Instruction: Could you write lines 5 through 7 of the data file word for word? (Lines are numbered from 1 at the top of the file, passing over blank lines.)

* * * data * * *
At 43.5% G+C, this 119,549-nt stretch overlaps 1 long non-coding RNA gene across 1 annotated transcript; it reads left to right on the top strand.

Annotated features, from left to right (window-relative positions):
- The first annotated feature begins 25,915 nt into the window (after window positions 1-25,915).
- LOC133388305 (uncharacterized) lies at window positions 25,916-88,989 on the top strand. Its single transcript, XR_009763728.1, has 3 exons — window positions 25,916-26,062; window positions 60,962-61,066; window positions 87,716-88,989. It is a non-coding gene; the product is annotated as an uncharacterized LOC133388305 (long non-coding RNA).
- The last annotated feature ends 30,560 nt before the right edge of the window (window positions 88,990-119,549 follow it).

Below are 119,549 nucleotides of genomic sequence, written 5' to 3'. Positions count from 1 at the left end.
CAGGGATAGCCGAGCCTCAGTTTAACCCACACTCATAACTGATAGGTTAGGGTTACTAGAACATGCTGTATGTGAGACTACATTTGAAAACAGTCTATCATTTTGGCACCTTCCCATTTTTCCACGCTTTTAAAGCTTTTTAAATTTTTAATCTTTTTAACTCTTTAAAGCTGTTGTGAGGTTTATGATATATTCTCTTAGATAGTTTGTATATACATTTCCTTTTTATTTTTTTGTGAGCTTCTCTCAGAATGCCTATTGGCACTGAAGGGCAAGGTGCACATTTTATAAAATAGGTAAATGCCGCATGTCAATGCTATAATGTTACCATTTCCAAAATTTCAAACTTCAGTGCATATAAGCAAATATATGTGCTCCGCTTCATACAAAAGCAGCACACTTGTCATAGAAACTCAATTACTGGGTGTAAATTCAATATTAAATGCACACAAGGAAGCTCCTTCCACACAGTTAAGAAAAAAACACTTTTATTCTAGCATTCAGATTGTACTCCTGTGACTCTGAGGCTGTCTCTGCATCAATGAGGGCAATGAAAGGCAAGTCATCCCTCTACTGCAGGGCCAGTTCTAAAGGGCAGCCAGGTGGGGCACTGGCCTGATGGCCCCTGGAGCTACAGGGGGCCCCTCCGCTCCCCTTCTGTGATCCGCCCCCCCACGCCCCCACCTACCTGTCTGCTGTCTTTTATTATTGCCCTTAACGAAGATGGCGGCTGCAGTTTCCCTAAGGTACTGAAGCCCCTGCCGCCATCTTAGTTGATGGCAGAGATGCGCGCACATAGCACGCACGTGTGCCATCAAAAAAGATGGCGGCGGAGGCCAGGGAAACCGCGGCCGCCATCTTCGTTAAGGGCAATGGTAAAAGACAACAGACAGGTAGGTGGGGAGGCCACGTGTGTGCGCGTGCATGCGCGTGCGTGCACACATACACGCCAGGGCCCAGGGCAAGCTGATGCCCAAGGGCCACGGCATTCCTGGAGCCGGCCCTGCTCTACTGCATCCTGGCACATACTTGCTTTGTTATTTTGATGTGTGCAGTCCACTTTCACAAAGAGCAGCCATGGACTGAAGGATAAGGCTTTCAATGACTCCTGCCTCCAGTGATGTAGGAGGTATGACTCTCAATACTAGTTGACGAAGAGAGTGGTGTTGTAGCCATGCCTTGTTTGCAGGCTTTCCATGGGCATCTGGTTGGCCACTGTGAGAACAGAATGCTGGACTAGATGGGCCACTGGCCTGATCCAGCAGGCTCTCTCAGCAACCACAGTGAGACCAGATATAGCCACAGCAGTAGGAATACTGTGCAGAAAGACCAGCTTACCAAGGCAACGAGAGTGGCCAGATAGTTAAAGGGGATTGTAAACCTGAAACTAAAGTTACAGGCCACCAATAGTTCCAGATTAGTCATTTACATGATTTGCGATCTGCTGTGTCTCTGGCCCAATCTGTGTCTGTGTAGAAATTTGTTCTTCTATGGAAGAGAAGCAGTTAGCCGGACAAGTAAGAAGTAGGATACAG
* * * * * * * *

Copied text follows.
- The last annotated feature ends 30,560 nt before the right edge of the window (window positions 88,990-119,549 follow it).

Below are 119,549 nucleotides of genomic sequence, written 5' to 3'. Positions count from 1 at the left end.
CAGGGATAGCCGAGCCTCAGTTTAACCCACACTCATAACTGATAGGTTAGGGTTACTAGAACATGCTGTATGTGAGACTACATTTGAAAACAGTCTATCATTTTGGCACCTTCCCATTTTTCCACGCTTTTAAAGCTTTTTAAATTTTTAATCTTTTTAACTCTTTAAAGCTGTTGTGAGGTTTATGATATATTCTCTTAGATAGTTTGTATATACATTTCCTTTTTATTTTTTTGTGAGCTTCTCTCAGAATGCCTATTGGCACTGAAGGGCAAGGTGCACATTTTATAAAATAGGTAAATGCCGCATGTCAATGCTATAATGTTACCATTTCCAAAATTTCAAACTTCAGTGCATATAAGCAAATATATGTGCTCCGCTTCATACAAAAGCAGCACACTTGTCATAGAAACTCAATTACTGGGTGTAAATTCAATATTAAATGCACACAAGGAAGCTCCTTCCACACAGTTAAGAAAAAAACACTTTTATTCTAGCATTCAGATTGTACTCCTGTGACTCTGAGGCTGTCTCTGCATCAATGAGGGCAATGAAAGGCAAGTCATCCCTCTACTGCAGGGCCAGTTCTAAAGGGCAGCCAGGTGGGGCACTGGCCTGATGGCCCCTGGAGCTACAGGGGGCCCCTCCGCTCCCCTTCTGTGATCCGCCCCCCCACGCCCCCACCTACCTGTCTGCTGTCTTTTATTATTGCCCTTAACGAAGATGGCGGCTGCAGTTTCCCTAAGGTACTGAAGCCCCTGCCGCCATCTTAGTTGATGGCAGAGATGCGCGCACATAGCACGCACGTGTGCCATCAAAAAAGATGGCGGCGGAGGCCAGGGAAACCGCGGCCGCCATCTTCGTTAAGGGCAATGGTAAAAGACAACAGACAGGTAGGTGGGGAGGCCACGTGTGTGCGCGTGCATGCGCGTGCGTGCACACATACACGCCAGGGCCCAGGGCAAGCTGATGCCCAAGGGCCACGGCATTCCTGGAGCCGGCCCTGCTCTACTGCATCCTGGCACATACTTGCTTTGTTATTTTGATGTGTGCAGTCCACTTTCACAAAGAGCAGCCATGGACTGAAGGATAAGGCTTTCAATGACTCCTGCCTCCAGTGATGTAGGAGGTATGACTCTCAATACTAGTTGACGAAGAGAGTGGTGTTGTAGCCATGCCTTGTTTGCAGGCTTTCCATGGGCATCTGGTTGGCCACTGTGAGAACAGAATGCTGGACTAGATGGGCCACTGGCCTGATCCAGCAGGCTCTCTCAGCAACCACAGTGAGACCAGATATAGCCACAGCAGTAGGAATACTGTGCAGAAAGACCAGCTTACCAAGGCAACGAGAGTGGCCAGATAGTTAAAGGGGATTGTAAACCTGAAACTAAAGTTACAGGCCACCAATAGTTCCAGATTAGTCATTTACATGATTTGCGATCTGCTGTGTCTCTGGCCCAATCTGTGTCTGTGTAGAAATTTGTTCTTCTATGGAAGAGAAGCAGTTAGCCGGACAAGTAAGAAGTAGGATACAG